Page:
This week we like…Soundtracks
In honor of the upcoming Academy Awards, we at Murfie decided to dedicate this week’s staff picks to the film and TV soundtracks that have made their way across our desks recently. Some are old, some are new, but all have been hand-selected for the enjoyment of you, the Murfieist.
Dark of the Sun is a violent adventure film from 1968 set in the Congo, with a score by French pianist Jacques Loussier. Several tracks from Loussier’s soundtrack were later re-used in the film Inglourious Basterds by Quentin Tarantino, a confirmed fan of the original film. Also included is the score to The Guns for San Sebastian, a Spaghetti Western also from 1968 that starred Charles Bronson and Anthony Quinn. This score was composed by Ennio Morricone, easily one of the most influential popular composers of his time, and remembered mostly for his scores to several of director Sergio Leone’s best Spaghetti Westerns, including A Fistful of Dollars and The Good, the Bad and the Ugly.
David Fincher’s 1999 adaptation of the Chuck Palahniuk novel Fight Club suffered from one of the worst marketing campaigns in history, and was one of the most critically reviled films that year. However, after its release to DVD, it quickly became an established cult hit due to its striking cinematography, gleefully dark performances, and of course its playful and haunting soundtrack by The Dust Brothers, known for their revolutionary work with the Beastie Boys and Beck.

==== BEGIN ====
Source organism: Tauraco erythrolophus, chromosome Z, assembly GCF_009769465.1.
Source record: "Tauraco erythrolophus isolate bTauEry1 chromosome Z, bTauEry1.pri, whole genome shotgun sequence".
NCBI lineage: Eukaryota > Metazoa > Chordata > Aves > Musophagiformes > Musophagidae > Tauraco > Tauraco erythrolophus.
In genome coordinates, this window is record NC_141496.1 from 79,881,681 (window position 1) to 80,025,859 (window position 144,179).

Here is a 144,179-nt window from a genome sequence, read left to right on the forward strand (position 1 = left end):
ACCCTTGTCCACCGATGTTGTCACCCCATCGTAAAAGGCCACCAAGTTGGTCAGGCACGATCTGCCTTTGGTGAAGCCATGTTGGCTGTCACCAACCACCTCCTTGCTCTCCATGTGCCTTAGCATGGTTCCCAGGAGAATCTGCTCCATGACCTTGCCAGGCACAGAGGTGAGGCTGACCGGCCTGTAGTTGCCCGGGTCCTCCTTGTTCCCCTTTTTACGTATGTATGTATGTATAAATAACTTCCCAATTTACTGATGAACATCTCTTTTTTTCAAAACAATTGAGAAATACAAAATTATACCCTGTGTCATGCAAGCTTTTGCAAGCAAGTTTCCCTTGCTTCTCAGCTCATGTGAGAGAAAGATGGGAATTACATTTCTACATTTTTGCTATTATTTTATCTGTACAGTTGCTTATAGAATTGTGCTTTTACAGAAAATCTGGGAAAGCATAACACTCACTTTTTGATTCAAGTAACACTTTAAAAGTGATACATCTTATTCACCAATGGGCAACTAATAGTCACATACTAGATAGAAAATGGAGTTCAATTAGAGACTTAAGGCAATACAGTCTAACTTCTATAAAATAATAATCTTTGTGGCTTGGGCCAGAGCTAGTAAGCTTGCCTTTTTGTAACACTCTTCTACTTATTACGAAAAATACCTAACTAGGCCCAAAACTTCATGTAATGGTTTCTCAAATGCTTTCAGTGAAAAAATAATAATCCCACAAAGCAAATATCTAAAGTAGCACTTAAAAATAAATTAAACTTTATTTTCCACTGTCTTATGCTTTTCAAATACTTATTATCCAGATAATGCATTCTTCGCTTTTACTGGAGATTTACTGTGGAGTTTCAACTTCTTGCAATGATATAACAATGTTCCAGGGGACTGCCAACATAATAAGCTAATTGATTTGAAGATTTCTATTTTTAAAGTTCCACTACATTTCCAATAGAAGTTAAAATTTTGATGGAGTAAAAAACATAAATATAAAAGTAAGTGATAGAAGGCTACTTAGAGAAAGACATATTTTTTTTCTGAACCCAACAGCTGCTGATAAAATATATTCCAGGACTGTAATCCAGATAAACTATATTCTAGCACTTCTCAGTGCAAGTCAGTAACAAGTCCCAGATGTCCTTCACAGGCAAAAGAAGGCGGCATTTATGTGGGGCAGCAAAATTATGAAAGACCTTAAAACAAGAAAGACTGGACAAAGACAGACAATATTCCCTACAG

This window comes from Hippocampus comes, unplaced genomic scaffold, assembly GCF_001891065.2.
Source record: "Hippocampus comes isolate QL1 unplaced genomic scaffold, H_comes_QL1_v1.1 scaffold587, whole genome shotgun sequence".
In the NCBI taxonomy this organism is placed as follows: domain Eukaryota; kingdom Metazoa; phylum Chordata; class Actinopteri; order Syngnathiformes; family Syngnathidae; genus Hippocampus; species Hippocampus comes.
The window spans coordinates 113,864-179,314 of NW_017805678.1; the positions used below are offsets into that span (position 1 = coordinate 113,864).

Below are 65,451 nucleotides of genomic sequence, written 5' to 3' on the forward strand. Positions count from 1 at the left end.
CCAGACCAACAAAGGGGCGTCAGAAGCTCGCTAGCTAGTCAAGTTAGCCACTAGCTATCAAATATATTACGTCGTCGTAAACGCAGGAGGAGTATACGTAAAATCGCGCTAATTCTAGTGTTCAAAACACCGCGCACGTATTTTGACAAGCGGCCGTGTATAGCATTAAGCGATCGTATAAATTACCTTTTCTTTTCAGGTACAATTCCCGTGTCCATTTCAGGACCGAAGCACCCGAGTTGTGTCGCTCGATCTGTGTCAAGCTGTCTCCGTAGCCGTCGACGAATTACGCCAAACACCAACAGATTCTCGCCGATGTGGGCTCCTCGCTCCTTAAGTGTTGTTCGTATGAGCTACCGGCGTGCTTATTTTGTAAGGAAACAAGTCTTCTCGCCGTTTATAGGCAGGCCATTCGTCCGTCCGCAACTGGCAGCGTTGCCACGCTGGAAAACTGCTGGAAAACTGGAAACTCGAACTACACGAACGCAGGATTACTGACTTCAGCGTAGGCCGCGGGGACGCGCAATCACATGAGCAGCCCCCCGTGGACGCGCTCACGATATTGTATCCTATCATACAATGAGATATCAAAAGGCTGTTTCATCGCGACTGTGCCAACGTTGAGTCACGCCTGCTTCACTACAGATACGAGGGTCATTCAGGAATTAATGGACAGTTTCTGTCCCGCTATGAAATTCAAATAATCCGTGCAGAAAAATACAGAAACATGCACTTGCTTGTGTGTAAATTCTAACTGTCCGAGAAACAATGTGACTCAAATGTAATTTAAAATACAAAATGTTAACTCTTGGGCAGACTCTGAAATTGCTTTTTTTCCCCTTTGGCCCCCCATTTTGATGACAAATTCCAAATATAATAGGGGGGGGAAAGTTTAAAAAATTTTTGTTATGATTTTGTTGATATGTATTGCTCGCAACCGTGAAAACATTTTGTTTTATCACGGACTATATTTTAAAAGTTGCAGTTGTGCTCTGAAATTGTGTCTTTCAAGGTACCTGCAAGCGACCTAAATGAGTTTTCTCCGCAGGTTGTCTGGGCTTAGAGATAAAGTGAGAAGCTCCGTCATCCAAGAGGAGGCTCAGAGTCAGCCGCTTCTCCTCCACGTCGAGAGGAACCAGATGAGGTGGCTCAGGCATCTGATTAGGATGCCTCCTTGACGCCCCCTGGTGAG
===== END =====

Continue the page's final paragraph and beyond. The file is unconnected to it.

Martin Scorsese’s 1976 film Taxi Driver, a violent tale of the isolation and paranoia of city life in America, was dedicated to Bernard Herrmann, whose score for the film was his last. Herrmann was well known for his work with Alfred Hitchcock, having scored Pyscho and Vertigo, and is also responsible for the unmistakable theme to Rod Serling’s Twilight Zone television series. Herrmann’s score for Taxi Driver is jarring and evocative, and “Diary of a Taxi Driver” features Robert DeNiro’s iconic opening voiceover.
Sofia Coppola’s 1999 adaptation of Jeffrey Eugenides’ novel The Virgin Suicides is a haunting exercise in both dark melodrama and understated 1970s period style. The French electronic duo Air supplied a fantastic soundtrack for this film, one which contributed to both the surreality of the film and the palatability of its dark subject matter. The soundtrack revolves around the bittersweet single “Playground Love,” featuring vocals by Gordon Tracks, and is capable of standing by itself as an album of nostalgic, dreamy electronic grooves.